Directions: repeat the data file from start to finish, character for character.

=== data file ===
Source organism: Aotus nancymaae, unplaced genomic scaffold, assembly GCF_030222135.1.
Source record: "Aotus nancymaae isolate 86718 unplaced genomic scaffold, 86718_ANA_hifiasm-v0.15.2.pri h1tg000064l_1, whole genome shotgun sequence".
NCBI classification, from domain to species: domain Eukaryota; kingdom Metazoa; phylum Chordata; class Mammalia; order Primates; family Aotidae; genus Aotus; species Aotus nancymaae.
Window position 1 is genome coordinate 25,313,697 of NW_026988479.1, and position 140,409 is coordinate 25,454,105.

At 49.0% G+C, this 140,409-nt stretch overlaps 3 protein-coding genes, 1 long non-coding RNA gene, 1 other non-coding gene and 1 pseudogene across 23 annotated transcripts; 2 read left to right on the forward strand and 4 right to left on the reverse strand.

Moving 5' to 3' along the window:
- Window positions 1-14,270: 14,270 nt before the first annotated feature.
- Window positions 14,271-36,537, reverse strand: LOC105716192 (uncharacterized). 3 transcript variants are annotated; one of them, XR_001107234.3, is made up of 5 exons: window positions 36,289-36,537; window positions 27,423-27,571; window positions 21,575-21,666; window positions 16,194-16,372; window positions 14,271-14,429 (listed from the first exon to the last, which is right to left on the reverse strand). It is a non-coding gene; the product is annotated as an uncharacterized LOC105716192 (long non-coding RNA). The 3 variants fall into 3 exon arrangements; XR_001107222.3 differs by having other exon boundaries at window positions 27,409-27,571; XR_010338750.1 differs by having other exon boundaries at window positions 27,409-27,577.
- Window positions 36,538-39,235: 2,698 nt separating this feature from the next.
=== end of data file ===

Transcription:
Source organism: Aotus nancymaae, unplaced genomic scaffold, assembly GCF_030222135.1.
Source record: "Aotus nancymaae isolate 86718 unplaced genomic scaffold, 86718_ANA_hifiasm-v0.15.2.pri h1tg000064l_1, whole genome shotgun sequence".
NCBI classification, from domain to species: domain Eukaryota; kingdom Metazoa; phylum Chordata; class Mammalia; order Primates; family Aotidae; genus Aotus; species Aotus nancymaae.
Window position 1 is genome coordinate 25,313,697 of NW_026988479.1, and position 140,409 is coordinate 25,454,105.

At 49.0% G+C, this 140,409-nt stretch overlaps 3 protein-coding genes, 1 long non-coding RNA gene, 1 other non-coding gene and 1 pseudogene across 23 annotated transcripts; 2 read left to right on the forward strand and 4 right to left on the reverse strand.

Moving 5' to 3' along the window:
- Window positions 1-14,270: 14,270 nt before the first annotated feature.
- Window positions 14,271-36,537, reverse strand: LOC105716192 (uncharacterized). 3 transcript variants are annotated; one of them, XR_001107234.3, is made up of 5 exons: window positions 36,289-36,537; window positions 27,423-27,571; window positions 21,575-21,666; window positions 16,194-16,372; window positions 14,271-14,429 (listed from the first exon to the last, which is right to left on the reverse strand). It is a non-coding gene; the product is annotated as an uncharacterized LOC105716192 (long non-coding RNA). The 3 variants fall into 3 exon arrangements; XR_001107222.3 differs by having other exon boundaries at window positions 27,409-27,571; XR_010338750.1 differs by having other exon boundaries at window positions 27,409-27,577.
- Window positions 36,538-39,235: 2,698 nt separating this feature from the next.